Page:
Ancient City found atop huge Rock in Srilanka
Sigiriya (The Lion Mountain) is often considered to be the eighth wonders of the world and an ancient stone fortress used by a king of Sri Lanka as a site to build his palace and hide from attacks by his Enemy brother.
Located in Sri Lanka’s central Matale district, the fortress is surrounded by the remains of extensive reservoirs and gardens on all sides.
The most significant feature of this geologic masterpiece is the Lion staircase leading to a palace garden on the top of the rock.
The Lion staircase is a complex structure, a walkway with tiles that rises from the open mouth of the beast that takes its name from and is made of brick and timber. The bricks surround ancient limestone steps.
Named a world heritage site by UNESCO, this rock is full of archeological importance. The other primary feature that draws thousands of tourists every year is the surviving frescoes and other paintings.
The few paintings that survive are the earliest examples of a Sri Lanka school of classical realism, which was fully formed by the 5th century when the paintings at Sigiriya were produced. There are also remains of paintings in some of the caves that are nestled at the foot of the giant rock.
According to ancient texts, the entire rock fortress was built by King Kashyapa and, after his death, was used as a Buddhist monastery until the 14th century.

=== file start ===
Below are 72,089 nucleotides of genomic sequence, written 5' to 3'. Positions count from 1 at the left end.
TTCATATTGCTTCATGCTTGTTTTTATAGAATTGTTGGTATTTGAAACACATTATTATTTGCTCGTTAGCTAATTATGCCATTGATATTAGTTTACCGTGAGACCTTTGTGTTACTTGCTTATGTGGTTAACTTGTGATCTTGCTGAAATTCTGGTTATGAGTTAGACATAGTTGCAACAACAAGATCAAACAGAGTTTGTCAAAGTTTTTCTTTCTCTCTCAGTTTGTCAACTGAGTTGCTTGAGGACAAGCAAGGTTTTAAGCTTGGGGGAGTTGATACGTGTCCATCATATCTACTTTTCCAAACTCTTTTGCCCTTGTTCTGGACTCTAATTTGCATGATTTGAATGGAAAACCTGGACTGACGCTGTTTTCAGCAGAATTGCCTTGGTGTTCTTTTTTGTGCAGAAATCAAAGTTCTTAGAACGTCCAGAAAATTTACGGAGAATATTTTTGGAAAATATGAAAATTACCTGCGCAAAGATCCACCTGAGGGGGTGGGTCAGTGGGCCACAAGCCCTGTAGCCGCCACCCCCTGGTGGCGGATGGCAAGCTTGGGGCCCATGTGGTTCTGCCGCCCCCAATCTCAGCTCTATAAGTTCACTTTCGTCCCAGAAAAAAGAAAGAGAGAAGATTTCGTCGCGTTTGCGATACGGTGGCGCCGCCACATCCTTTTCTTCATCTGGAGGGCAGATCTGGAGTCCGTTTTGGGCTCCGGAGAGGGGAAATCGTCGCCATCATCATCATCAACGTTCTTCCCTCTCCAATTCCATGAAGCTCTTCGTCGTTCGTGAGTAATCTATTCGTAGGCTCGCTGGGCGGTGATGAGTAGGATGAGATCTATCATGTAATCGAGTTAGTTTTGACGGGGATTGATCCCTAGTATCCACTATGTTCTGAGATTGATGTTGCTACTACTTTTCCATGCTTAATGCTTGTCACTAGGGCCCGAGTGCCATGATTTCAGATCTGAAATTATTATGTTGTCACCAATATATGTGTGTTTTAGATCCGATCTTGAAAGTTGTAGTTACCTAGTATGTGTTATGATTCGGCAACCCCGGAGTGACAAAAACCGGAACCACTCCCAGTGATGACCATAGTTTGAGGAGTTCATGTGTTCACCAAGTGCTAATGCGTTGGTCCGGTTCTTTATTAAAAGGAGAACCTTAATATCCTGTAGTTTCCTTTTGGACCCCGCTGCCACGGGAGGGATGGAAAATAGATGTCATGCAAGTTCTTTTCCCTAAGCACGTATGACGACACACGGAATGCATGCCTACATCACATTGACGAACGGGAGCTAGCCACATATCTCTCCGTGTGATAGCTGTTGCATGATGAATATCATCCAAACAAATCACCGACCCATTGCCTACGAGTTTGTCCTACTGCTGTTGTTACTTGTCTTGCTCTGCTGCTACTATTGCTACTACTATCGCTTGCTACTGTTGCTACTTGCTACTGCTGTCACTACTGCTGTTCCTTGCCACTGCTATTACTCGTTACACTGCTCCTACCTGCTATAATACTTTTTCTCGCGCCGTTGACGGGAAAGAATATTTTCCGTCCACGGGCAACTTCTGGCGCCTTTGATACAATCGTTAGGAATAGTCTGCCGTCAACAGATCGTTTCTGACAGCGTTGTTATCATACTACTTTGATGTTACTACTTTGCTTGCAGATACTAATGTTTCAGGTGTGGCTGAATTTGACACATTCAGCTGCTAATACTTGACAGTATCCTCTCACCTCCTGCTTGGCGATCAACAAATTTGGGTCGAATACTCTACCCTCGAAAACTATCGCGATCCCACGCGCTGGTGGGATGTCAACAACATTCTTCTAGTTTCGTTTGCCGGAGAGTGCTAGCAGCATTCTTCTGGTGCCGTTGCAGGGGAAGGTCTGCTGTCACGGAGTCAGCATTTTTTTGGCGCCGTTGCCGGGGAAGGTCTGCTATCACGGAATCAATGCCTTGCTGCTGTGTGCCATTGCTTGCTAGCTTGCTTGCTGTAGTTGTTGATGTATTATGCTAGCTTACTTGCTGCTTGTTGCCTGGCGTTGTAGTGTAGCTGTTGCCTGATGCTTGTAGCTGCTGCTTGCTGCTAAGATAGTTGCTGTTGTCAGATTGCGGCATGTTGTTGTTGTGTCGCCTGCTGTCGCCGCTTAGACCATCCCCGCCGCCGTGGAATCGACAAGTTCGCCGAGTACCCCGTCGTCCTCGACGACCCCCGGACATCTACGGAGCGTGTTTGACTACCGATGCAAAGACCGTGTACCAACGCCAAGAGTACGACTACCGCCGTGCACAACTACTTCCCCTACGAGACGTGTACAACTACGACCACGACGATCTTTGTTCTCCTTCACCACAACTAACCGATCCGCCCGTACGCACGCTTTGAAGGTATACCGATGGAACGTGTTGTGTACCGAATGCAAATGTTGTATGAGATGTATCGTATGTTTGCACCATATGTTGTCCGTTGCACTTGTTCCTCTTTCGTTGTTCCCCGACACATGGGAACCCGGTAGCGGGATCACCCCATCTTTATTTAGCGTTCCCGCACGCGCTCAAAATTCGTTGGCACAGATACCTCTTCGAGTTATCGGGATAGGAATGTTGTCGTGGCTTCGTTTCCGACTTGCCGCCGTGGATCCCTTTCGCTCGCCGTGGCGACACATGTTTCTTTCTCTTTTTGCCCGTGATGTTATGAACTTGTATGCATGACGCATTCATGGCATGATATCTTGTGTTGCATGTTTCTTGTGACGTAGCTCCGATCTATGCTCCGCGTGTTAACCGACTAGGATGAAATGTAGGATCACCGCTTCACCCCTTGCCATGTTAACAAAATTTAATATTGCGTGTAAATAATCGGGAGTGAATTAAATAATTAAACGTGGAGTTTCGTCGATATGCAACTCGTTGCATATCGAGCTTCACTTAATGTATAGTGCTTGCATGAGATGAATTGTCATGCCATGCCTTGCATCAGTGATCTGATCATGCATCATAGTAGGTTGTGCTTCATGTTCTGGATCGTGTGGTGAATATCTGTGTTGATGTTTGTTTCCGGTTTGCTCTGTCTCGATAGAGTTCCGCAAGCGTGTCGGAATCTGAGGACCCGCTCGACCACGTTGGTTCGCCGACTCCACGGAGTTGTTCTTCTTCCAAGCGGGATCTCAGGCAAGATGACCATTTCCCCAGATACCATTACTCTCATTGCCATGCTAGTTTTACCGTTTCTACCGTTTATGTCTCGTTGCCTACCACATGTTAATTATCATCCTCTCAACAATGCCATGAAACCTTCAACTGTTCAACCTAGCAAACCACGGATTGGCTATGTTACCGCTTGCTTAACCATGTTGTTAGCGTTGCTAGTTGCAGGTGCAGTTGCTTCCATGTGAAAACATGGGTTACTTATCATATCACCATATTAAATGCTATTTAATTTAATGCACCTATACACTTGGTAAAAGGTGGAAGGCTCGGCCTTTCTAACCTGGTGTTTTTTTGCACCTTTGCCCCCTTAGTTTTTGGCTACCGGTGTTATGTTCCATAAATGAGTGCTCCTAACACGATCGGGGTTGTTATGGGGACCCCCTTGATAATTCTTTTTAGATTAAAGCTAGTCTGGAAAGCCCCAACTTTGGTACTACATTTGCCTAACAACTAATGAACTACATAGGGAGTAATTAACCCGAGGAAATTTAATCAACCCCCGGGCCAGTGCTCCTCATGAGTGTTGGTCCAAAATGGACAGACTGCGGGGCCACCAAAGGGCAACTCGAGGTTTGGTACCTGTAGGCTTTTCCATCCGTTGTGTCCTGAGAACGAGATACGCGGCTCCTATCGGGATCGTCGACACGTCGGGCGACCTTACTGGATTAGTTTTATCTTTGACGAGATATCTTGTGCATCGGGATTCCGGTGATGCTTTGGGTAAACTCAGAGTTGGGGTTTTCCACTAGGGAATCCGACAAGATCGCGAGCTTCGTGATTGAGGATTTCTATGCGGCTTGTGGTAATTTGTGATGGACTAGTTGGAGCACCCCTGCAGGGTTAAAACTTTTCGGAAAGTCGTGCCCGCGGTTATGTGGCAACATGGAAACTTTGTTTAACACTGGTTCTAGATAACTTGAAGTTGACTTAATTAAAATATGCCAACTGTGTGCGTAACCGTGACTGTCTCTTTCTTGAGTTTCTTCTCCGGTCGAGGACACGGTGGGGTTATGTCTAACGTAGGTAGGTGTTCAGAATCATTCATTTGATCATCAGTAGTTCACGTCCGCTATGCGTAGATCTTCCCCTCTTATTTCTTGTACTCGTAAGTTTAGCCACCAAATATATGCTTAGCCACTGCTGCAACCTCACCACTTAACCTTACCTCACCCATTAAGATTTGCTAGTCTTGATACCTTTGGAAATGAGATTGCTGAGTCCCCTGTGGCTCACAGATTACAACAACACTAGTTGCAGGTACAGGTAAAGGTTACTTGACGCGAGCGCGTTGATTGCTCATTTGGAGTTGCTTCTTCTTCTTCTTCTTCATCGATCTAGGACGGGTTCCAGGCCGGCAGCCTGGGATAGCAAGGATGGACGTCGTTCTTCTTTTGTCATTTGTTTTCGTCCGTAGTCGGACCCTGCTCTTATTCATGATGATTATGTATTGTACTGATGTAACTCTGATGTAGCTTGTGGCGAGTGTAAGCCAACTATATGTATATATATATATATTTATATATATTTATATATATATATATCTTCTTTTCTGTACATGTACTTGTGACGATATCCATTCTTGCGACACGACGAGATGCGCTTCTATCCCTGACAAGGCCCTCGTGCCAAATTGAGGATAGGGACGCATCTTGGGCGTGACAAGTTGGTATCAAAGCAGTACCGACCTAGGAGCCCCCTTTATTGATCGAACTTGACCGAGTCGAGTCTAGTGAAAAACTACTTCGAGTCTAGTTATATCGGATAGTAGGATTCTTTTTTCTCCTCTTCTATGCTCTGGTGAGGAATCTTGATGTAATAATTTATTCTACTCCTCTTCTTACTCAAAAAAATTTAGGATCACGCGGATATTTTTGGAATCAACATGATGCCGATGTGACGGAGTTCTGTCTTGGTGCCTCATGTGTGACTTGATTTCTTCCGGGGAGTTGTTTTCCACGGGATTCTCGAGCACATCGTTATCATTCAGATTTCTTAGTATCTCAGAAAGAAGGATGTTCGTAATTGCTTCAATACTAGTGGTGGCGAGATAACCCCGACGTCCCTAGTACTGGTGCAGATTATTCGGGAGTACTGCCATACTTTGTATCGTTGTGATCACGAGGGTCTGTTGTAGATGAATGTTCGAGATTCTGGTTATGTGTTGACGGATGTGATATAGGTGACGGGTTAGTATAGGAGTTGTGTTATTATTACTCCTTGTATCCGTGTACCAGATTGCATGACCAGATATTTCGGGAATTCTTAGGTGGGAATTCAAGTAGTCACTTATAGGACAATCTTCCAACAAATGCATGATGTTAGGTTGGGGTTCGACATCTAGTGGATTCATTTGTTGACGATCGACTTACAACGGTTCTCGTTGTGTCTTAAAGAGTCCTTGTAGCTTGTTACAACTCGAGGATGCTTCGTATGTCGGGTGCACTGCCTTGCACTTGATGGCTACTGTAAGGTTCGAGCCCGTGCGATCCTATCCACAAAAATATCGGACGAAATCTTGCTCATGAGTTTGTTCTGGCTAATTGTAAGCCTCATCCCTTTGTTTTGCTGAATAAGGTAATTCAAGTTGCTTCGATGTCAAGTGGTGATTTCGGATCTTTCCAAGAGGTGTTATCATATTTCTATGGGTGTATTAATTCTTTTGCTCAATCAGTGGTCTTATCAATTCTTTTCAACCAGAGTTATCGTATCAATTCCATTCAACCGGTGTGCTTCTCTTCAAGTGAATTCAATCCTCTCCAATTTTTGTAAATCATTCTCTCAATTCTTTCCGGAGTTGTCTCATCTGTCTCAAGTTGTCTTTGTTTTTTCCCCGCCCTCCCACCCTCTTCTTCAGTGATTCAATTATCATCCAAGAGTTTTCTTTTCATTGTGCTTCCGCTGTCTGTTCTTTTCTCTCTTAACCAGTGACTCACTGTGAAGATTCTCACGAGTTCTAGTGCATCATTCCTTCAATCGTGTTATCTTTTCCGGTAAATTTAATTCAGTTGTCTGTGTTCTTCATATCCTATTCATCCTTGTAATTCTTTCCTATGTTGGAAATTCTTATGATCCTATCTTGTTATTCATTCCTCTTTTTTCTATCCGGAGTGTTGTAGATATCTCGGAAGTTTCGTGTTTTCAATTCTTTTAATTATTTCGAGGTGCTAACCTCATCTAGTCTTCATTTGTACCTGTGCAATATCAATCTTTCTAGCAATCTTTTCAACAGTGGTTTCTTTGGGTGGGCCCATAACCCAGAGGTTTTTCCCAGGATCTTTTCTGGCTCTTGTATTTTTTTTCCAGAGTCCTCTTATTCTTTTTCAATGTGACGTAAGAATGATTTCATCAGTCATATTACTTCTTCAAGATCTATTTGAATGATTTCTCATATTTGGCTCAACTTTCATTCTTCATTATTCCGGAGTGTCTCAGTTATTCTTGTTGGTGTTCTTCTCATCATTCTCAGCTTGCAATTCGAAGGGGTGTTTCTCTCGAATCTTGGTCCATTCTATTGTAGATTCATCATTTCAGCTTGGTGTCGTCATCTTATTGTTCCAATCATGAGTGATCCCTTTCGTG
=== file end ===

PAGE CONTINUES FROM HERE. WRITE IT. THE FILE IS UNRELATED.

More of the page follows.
Who Rediscovered Sigiriya?
The gardens and palace at Sigiriya were abandoned but later assumed by a Buddhist monastery which would occupy the land until the 14th century.
There are no records of the activity at Sigiriya between the 14th and 16th centuries, but by the 17th century, it was used as an outpost for the Kingdom of Kandy independent monarchy.
Western civilization re-discovered Sigiriya in 1831 when British army Major Jonathan Forbes of the 78th Highlanders discovered the bush-covered summit of Sigiriya on a horseback trip across the island.
In the 1890s archaeologist, H.C.P. Bell spent some time at Sigiriya, overseeing a small dig and research operation.
It would be another twenty years until the natural rock formation would return to the public eye; British explorer John Still’s visit to Sigiriya in 1907 sparked international discussion and renewed interest in the Sri Lanka treasure.
Full-scale archaeological work would not begin until 1982 when government-funded Cultural Triangle Project focused its attention on the ancient city.
It was during this time historians learned of Lion’s presence at the gate to Sigiriya, its head having collapsed long ago.